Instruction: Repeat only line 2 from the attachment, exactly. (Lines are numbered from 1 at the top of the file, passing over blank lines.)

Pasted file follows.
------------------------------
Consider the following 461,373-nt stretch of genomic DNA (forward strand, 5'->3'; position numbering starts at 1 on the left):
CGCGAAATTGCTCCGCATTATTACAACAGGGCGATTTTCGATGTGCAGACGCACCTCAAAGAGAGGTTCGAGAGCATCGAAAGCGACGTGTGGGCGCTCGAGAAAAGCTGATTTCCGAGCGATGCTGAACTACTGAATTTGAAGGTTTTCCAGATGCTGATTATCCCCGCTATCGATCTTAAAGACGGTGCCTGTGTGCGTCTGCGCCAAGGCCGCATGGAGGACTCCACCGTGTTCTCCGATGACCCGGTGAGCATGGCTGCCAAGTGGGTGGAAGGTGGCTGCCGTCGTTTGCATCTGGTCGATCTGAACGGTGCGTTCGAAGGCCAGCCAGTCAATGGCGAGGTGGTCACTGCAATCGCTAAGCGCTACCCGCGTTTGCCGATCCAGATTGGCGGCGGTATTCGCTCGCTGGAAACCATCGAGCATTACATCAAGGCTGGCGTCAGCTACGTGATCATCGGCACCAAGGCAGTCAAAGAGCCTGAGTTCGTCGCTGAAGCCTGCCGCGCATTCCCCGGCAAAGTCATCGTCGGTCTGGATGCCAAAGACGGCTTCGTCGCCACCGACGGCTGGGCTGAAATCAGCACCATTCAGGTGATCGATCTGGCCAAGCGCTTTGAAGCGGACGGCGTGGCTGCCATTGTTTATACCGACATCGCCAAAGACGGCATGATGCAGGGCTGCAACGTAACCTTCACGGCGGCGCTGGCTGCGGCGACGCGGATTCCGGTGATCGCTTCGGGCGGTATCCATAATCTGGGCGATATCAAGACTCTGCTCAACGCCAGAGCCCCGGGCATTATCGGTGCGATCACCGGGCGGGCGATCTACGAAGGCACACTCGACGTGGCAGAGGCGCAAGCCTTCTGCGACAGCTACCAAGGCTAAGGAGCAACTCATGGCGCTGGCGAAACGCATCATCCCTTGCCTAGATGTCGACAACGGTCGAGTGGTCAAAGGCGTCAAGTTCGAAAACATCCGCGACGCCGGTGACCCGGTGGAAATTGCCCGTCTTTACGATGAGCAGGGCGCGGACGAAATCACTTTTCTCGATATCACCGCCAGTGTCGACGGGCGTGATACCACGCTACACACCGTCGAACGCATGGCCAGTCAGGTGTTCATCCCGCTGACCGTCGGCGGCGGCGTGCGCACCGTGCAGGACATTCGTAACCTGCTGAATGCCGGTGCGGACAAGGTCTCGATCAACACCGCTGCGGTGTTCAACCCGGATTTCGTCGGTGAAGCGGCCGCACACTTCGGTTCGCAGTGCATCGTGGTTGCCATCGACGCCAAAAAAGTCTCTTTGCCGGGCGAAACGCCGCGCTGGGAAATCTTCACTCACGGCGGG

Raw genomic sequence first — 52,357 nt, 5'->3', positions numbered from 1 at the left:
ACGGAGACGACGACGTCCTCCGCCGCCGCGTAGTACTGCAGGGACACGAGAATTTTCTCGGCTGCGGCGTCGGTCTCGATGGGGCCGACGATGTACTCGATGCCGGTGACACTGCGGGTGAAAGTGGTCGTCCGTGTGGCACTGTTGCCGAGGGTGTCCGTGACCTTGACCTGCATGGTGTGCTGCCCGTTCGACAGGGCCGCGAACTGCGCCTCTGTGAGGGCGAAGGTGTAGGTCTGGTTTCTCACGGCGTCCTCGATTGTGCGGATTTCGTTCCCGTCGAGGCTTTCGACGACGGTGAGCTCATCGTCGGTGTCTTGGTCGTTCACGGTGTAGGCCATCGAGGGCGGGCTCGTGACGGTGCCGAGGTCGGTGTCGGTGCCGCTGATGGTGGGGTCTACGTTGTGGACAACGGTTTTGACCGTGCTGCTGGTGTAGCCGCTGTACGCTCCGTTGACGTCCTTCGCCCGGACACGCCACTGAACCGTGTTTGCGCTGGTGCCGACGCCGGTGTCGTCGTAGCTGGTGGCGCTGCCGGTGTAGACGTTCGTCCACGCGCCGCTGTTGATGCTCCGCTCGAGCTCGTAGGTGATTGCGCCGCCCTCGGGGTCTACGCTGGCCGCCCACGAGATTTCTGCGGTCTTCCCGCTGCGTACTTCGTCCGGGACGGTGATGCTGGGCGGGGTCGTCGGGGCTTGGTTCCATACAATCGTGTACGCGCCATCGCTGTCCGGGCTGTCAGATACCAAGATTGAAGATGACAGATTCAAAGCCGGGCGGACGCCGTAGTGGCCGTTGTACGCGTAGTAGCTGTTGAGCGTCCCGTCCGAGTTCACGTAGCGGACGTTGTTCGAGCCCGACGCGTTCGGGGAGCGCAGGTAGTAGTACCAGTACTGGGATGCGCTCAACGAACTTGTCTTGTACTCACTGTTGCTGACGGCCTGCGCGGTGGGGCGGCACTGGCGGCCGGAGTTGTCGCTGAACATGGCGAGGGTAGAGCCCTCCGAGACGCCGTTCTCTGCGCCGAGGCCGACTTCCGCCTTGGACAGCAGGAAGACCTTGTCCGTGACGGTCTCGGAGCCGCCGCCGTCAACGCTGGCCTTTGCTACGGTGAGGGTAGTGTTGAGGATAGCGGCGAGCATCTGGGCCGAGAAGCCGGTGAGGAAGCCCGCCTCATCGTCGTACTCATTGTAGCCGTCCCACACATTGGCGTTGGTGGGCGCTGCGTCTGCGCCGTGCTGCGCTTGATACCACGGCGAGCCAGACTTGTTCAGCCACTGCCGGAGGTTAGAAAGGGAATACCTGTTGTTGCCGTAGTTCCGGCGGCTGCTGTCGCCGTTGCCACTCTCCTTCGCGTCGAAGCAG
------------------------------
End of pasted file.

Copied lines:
CGCGAAATTGCTCCGCATTATTACAACAGGGCGATTTTCGATGTGCAGACGCACCTCAAAGAGAGGTTCGAGAGCATCGAAAGCGACGTGTGGGCGCTCGAGAAAAGCTGATTTCCGAGCGATGCTGAACTACTGAATTTGAAGGTTTTCCAGATGCTGATTATCCCCGCTATCGATCTTAAAGACGGTGCCTGTGTGCGTCTGCGCCAAGGCCGCATGGAGGACTCCACCGTGTTCTCCGATGACCCGGTGAGCATGGCTGCCAAGTGGGTGGAAGGTGGCTGCCGTCGTTTGCATCTGGTCGATCTGAACGGTGCGTTCGAAGGCCAGCCAGTCAATGGCGAGGTGGTCACTGCAATCGCTAAGCGCTACCCGCGTTTGCCGATCCAGATTGGCGGCGGTATTCGCTCGCTGGAAACCATCGAGCATTACATCAAGGCTGGCGTCAGCTACGTGATCATCGGCACCAAGGCAGTCAAAGAGCCTGAGTTCGTCGCTGAAGCCTGCCGCGCATTCCCCGGCAAAGTCATCGTCGGTCTGGATGCCAAAGACGGCTTCGTCGCCACCGACGGCTGGGCTGAAATCAGCACCATTCAGGTGATCGATCTGGCCAAGCGCTTTGAAGCGGACGGCGTGGCTGCCATTGTTTATACCGACATCGCCAAAGACGGCATGATGCAGGGCTGCAACGTAACCTTCACGGCGGCGCTGGCTGCGGCGACGCGGATTCCGGTGATCGCTTCGGGCGGTATCCATAATCTGGGCGATATCAAGACTCTGCTCAACGCCAGAGCCCCGGGCATTATCGGTGCGATCACCGGGCGGGCGATCTACGAAGGCACACTCGACGTGGCAGAGGCGCAAGCCTTCTGCGACAGCTACCAAGGCTAAGGAGCAACTCATGGCGCTGGCGAAACGCATCATCCCTTGCCTAGATGTCGACAACGGTCGAGTGGTCAAAGGCGTCAAGTTCGAAAACATCCGCGACGCCGGTGACCCGGTGGAAATTGCCCGTCTTTACGATGAGCAGGGCGCGGACGAAATCACTTTTCTCGATATCACCGCCAGTGTCGACGGGCGTGATACCACGCTACACACCGTCGAACGCATGGCCAGTCAGGTGTTCATCCCGCTGACCGTCGGCGGCGGCGTGCGCACCGTGCAGGACATTCGTAACCTGCTGAATGCCGGTGCGGACAAGGTCTCGATCAACACCGCTGCGGTGTTCAACCCGGATTTCGTCGGTGAAGCGGCCGCACACTTCGGTTCGCAGTGCATCGTGGTTGCCATCGACGCCAAAAAAGTCTCTTTGCCGGGCGAAACGCCGCGCTGGGAAATCTTCACTCACGGCGGG